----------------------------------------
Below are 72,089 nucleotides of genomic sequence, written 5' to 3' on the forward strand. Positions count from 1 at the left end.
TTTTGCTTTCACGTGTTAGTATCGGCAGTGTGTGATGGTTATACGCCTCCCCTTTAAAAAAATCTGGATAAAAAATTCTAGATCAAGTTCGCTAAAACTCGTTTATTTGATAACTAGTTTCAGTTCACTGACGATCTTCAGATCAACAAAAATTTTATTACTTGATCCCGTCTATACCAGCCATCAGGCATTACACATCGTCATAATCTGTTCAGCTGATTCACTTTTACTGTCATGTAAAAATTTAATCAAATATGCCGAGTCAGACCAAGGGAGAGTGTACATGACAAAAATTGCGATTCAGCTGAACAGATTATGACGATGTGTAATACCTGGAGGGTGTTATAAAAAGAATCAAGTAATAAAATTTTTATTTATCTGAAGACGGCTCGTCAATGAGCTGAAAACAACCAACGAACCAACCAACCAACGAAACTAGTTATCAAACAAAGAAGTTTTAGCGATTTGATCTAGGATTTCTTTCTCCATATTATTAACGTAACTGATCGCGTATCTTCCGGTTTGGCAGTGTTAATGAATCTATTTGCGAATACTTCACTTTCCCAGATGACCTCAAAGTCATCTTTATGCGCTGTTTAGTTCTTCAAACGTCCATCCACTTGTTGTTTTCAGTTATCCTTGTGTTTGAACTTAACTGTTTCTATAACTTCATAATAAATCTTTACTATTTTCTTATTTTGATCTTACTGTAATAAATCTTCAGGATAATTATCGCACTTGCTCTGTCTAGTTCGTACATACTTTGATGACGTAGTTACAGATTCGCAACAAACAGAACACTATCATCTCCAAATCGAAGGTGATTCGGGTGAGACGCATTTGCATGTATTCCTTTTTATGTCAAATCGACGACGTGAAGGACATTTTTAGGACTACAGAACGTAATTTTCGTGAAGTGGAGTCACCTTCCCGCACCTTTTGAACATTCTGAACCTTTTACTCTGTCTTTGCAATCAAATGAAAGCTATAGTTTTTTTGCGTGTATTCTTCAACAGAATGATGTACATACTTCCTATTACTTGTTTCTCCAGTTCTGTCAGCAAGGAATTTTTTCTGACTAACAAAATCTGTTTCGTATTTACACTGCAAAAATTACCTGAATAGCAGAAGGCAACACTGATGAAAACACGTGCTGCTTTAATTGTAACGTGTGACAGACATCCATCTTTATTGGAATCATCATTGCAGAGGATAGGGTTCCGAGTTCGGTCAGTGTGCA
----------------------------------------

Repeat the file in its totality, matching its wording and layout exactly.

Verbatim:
Below are 72,089 nucleotides of genomic sequence, written 5' to 3' on the forward strand. Positions count from 1 at the left end.
TTTTGCTTTCACGTGTTAGTATCGGCAGTGTGTGATGGTTATACGCCTCCCCTTTAAAAAAATCTGGATAAAAAATTCTAGATCAAGTTCGCTAAAACTCGTTTATTTGATAACTAGTTTCAGTTCACTGACGATCTTCAGATCAACAAAAATTTTATTACTTGATCCCGTCTATACCAGCCATCAGGCATTACACATCGTCATAATCTGTTCAGCTGATTCACTTTTACTGTCATGTAAAAATTTAATCAAATATGCCGAGTCAGACCAAGGGAGAGTGTACATGACAAAAATTGCGATTCAGCTGAACAGATTATGACGATGTGTAATACCTGGAGGGTGTTATAAAAAGAATCAAGTAATAAAATTTTTATTTATCTGAAGACGGCTCGTCAATGAGCTGAAAACAACCAACGAACCAACCAACCAACGAAACTAGTTATCAAACAAAGAAGTTTTAGCGATTTGATCTAGGATTTCTTTCTCCATATTATTAACGTAACTGATCGCGTATCTTCCGGTTTGGCAGTGTTAATGAATCTATTTGCGAATACTTCACTTTCCCAGATGACCTCAAAGTCATCTTTATGCGCTGTTTAGTTCTTCAAACGTCCATCCACTTGTTGTTTTCAGTTATCCTTGTGTTTGAACTTAACTGTTTCTATAACTTCATAATAAATCTTTACTATTTTCTTATTTTGATCTTACTGTAATAAATCTTCAGGATAATTATCGCACTTGCTCTGTCTAGTTCGTACATACTTTGATGACGTAGTTACAGATTCGCAACAAACAGAACACTATCATCTCCAAATCGAAGGTGATTCGGGTGAGACGCATTTGCATGTATTCCTTTTTATGTCAAATCGACGACGTGAAGGACATTTTTAGGACTACAGAACGTAATTTTCGTGAAGTGGAGTCACCTTCCCGCACCTTTTGAACATTCTGAACCTTTTACTCTGTCTTTGCAATCAAATGAAAGCTATAGTTTTTTTGCGTGTATTCTTCAACAGAATGATGTACATACTTCCTATTACTTGTTTCTCCAGTTCTGTCAGCAAGGAATTTTTTCTGACTAACAAAATCTGTTTCGTATTTACACTGCAAAAATTACCTGAATAGCAGAAGGCAACACTGATGAAAACACGTGCTGCTTTAATTGTAACGTGTGACAGACATCCATCTTTATTGGAATCATCATTGCAGAGGATAGGGTTCCGAGTTCGGTCAGTGTGCA